|Abstract or Summary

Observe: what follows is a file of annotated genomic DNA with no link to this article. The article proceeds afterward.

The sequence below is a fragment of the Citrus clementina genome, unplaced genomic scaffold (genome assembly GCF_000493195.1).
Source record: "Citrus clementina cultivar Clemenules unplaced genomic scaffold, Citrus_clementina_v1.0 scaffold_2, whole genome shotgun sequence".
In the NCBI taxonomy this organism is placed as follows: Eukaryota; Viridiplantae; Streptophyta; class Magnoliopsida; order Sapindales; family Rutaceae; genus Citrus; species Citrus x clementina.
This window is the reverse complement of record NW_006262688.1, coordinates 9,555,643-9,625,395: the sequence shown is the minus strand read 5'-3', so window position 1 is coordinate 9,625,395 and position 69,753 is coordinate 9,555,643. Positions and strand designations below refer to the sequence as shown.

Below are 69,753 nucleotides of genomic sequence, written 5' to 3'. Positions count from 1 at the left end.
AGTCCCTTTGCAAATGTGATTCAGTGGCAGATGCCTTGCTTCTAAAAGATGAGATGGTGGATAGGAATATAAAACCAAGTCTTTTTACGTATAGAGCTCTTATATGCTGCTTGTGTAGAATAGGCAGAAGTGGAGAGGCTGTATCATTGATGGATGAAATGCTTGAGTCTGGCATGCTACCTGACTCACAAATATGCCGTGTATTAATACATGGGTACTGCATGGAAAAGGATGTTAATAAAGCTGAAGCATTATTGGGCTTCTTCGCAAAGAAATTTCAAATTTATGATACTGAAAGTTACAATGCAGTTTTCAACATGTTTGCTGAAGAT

- The purpose of this study was to explore the relationship of dress and queer women and how their sexual identity influences their appearance management behaviors. I answered the following research questions: (1) How is gender identity constructed and negotiated in different spaces for queer? (2) Does sexual identity influence dress choices of queer women? (3) Where do queer women look for fashion styles and trends? (4) What are queer women's experiences with shopping for clothing and accessories? (5) Do queer women feel anxiety, pressure, or discrimination from the fashion system and the appearance management behaviors in which they participate due to their sexual identity? To answer my research questions I conducted 20 in-depth, semi-structured interviews with 20 queer women living in the United States. After the first interview, each participant completed a short survey and took a picture of their outfit for 14 days. At the end of each week, the participants completed a follow-up interview. I coded the interviews in three phases and looked for emergent themes and patterns. Based on the results of this study I found that there is not one single way of being or becoming a queer women. Most women in the sample did not feel a strong connection to masculinity or femininity. Fourteen women explained they felt in-between or androgynous. Four of the women purposefully rejected the terms masculinity and femininity and claimed, "gender queer." Four women felt a strong connection to either the masculine or feminine identity. One of the women indicated a strong connection to or identification with the so-called femme-butch dichotomy. The 17 participants shifted back and forth in their portrayal of masculinity or femininity depending upon the anticipated future context. Ten participants indicated that they experienced stress or anxiety related to a fear of queer invisibility or being mistaken for straight by other members of the queer community. Four women in the sample related anecdotes about times when they felt discriminated against because of their appearance. Fifteen participants stated that they looked to family members, friends, or people around them for style ideas. Seven of the 15 participants indicated they specifically looked to other queer individuals for inspiration. Eight participants named queer or male celebrities and a ninth identified her father as her style icon. Many participants explained they looked to queer celebrities as style icons. Very few participants reported having ever seen fashion advertisements specifically targeted at queer women. Many of the participants had negative reactions to the queer imagery, or lack there of in media. Participants described a wide variety of shopping experiences trying to find garments that fit, searching for garments in different gendered sections, and interacting with sales associates on the sales floor and in the fitting room. When asked what garments are hardest to find, the participants most frequently responded that they felt frustrated finding any clothing that fit at all. Finding garments that fit is a common issue for many women, notably five of the 12 participants who had trouble finding garments that fit experienced this trouble because they often shopped in the men's department and it was hard to determine what size to try on and purchase. A total of 16 participants said that they experienced stress or anxiety when shopping. Sources of stress included body image and size, malls, determining which department to shop in, shopping in the men’s section, asking for different men's sizes, and unavailability of styles. Several participants experienced subtle acts of discrimination when shopping. When asked if the participant would be more likely to shop in a store that does not separate by gender but by body size and lifestyle, 17 said yes without hesitation; two participants said maybe and one said no. Many queer women in this sample fashioned their bodies by defying gender norms and pushing the boundaries of acceptable appearances in our society. The women in this sample worked each day to showcase their queer identity conspicuously through style and appearance choices or to hide their queer identity by adopting heteronormative styles. For many of the women, managing their queer appearance translated into defying traditional gender identities and expressions. Through this study I brought attention to the multitude of ways queer women experience and navigate the construction of their gender identity and the ways dress is used in this construction. I also highlighted the inequalities in our society for queer individuals and the stress or anxiety this may cause them.